Apr 10

When Working Notice Is Not Actual Notice, Toronto Employment Lawyer

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Employees who are terminated without cause are entitled to a form of termination pay called notice of termination. Notice of termination is meant to provide employees with enough time (or “reasonable notice”) to find a similar job. Without a contract that limits the employee to the legally required notice, judges consider factors such as the employee’s age, position, length of service, and job availability in the economy, to determine how much notice is reasonable. Although employers may provide termination pay into two forms – working notice or pay lieu in notice – the courts have found that sometimes working notice does not count as actual notice, which allows the employee to ask for more termination payment.

This finding mainly stems from the issues with acquiring a similar job if the employee receives working notice rather than pay in lieu of notice. During working notice, the employee is required to continue working for the employer to obtain the termination pay. The alternative scenario, receiving pay in lieu of notice, allows the employee to stop working immediately and pocket the notice payment. To most employees, the latter is preferable as pay in lieu of notice takes away the discomfort of surrounding yourself with colleagues who are aware that you were dismissed.

From the courts’ perspective, working notice may not be reasonable, specifically if the employee is not provided with a fair opportunity to obtain similar employment. In Wood v. CTS of Canada Co., the Court found that it must consider “the quality of the opportunity given the employee to find new employment”. In this case, employees were required to work long 16-hour days during their working notice. Emphasizing the difficulty of finding a job in this situation, the Judge in Wood held that the employees “had 8 hours a day to look for new employment and if [they] frittered it away sleeping, that was [their] choice.”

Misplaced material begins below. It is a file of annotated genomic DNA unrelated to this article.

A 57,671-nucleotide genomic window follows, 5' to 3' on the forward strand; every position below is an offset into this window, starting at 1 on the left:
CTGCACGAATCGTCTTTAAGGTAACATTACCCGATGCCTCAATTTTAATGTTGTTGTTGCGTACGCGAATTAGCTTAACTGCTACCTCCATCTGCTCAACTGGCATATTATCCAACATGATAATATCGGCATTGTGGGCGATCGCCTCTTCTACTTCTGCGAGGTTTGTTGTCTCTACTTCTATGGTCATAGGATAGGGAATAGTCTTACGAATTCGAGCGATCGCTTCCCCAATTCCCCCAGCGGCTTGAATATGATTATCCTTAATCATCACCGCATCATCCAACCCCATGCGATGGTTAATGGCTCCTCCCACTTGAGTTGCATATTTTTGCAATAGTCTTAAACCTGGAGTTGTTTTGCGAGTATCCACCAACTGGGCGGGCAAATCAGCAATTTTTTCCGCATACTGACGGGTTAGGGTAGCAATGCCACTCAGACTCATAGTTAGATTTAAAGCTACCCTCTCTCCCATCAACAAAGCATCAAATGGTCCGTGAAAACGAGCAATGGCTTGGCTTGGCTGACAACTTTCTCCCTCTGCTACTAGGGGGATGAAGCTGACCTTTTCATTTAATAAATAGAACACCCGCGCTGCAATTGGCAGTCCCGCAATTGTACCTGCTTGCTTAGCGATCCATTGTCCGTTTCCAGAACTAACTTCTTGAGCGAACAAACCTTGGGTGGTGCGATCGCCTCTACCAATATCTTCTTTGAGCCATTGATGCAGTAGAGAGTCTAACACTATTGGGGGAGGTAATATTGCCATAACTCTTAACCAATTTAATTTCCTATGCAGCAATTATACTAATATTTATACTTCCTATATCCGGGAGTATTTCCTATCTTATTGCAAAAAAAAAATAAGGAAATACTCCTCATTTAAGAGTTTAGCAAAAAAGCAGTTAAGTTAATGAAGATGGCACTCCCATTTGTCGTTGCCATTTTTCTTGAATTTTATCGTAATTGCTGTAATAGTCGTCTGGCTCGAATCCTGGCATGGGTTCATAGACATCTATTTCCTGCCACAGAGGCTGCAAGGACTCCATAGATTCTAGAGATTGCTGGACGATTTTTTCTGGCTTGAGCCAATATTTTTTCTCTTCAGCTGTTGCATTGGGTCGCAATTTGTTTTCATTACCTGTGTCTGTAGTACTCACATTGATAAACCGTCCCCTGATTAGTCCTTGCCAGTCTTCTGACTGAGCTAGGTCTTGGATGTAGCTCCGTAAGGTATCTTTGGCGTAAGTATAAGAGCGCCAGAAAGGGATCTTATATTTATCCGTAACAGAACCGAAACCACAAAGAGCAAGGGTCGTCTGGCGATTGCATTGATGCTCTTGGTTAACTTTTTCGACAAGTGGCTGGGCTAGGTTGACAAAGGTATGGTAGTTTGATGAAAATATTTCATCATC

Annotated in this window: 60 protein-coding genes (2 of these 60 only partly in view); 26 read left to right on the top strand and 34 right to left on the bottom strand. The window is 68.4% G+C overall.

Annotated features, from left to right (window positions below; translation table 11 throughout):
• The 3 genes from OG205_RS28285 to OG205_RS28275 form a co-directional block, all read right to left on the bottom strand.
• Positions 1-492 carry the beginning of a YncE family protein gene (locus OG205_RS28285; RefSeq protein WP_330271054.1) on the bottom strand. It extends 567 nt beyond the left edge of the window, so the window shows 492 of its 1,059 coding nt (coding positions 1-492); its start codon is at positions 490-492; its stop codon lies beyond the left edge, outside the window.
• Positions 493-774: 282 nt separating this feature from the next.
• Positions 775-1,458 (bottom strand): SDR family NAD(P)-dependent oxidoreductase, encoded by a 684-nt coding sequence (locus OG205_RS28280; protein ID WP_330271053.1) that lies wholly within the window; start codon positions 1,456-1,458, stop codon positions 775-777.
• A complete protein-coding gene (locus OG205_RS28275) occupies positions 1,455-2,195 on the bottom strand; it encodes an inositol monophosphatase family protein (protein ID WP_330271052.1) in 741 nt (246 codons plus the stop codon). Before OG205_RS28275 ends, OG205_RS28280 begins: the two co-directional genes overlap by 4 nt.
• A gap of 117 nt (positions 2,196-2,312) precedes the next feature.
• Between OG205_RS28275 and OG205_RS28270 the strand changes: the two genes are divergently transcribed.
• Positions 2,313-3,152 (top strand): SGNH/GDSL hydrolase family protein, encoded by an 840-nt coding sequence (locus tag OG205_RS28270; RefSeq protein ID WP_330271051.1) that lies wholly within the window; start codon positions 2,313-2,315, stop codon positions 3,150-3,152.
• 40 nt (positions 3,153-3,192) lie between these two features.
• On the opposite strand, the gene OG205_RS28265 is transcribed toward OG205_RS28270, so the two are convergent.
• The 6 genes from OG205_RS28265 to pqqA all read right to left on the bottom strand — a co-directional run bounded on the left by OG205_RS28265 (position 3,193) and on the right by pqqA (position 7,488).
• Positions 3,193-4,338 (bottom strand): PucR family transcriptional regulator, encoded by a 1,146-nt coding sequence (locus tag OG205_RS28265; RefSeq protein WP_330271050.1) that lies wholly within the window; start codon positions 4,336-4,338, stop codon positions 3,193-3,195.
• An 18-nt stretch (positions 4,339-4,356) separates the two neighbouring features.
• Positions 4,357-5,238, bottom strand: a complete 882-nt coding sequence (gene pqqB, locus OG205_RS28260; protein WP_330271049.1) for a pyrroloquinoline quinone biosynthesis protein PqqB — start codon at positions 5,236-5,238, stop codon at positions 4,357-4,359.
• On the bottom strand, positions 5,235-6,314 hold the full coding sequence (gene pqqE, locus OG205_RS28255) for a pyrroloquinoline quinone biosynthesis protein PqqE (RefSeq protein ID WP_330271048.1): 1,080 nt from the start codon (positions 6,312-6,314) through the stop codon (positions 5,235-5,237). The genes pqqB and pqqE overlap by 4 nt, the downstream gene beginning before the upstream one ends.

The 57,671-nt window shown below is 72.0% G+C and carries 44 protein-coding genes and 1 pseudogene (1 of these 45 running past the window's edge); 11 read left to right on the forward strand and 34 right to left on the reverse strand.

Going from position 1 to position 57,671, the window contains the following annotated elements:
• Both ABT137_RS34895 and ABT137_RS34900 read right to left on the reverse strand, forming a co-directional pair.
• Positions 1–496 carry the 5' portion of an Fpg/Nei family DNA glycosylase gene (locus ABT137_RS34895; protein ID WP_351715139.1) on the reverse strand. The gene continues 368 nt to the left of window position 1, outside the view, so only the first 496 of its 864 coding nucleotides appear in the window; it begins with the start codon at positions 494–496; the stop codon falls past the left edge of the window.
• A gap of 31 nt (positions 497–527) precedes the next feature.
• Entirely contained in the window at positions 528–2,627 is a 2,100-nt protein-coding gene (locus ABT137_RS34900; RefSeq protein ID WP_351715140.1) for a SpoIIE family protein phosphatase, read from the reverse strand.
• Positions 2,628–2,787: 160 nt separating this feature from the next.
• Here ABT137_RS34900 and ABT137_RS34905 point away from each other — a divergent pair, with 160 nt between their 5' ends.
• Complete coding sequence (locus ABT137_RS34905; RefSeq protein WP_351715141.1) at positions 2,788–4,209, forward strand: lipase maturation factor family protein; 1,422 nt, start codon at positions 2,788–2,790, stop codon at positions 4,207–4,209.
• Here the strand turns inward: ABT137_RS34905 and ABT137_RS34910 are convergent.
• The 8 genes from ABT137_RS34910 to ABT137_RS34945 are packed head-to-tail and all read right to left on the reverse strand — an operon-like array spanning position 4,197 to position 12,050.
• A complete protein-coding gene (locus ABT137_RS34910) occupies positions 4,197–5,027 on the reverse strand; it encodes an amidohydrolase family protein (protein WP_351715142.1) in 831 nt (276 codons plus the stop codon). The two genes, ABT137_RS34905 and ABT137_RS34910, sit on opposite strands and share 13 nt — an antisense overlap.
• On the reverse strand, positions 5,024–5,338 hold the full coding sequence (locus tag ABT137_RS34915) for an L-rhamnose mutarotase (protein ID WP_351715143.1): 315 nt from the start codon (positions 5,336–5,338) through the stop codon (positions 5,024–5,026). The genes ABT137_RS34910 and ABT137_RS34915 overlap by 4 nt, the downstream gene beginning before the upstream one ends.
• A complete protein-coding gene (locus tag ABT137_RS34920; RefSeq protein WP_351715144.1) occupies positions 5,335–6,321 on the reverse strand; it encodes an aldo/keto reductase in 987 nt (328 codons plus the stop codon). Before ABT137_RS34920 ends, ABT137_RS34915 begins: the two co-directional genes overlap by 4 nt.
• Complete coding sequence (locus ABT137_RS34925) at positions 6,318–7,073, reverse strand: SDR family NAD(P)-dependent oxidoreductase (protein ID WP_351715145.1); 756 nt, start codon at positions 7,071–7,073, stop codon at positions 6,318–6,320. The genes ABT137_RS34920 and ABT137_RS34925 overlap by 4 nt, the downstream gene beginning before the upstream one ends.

It is important to note that in Wood, the Court shifted the burden of proof on the employer to prove that it provided reasonable notice of termination. Aside from the quality of the opportunity to find a new job, the Court also held that there was a quantitative component of what is “reasonable”. The employees in this case were required to continue working in excess of the minimum legal requirement in notice, which led to more difficulties in making time to find alternative employment. The Court therefore found that the working notice was not reasonable and cannot be credited as termination notice.

Like in Wood, you may have been offered a termination package with a working notice period. If you believe that the working notice will hinder your prospects of obtaining similar employment, you may be able to negotiate for more notice. It is worth noting, however, that the Court in Wood did not consider what would happen if the employees were allowed to ask for time off to go on interviews. Legal experts at Monkhouse Law can assess how these differences in facts can determine the likelihood of extending your notice period.

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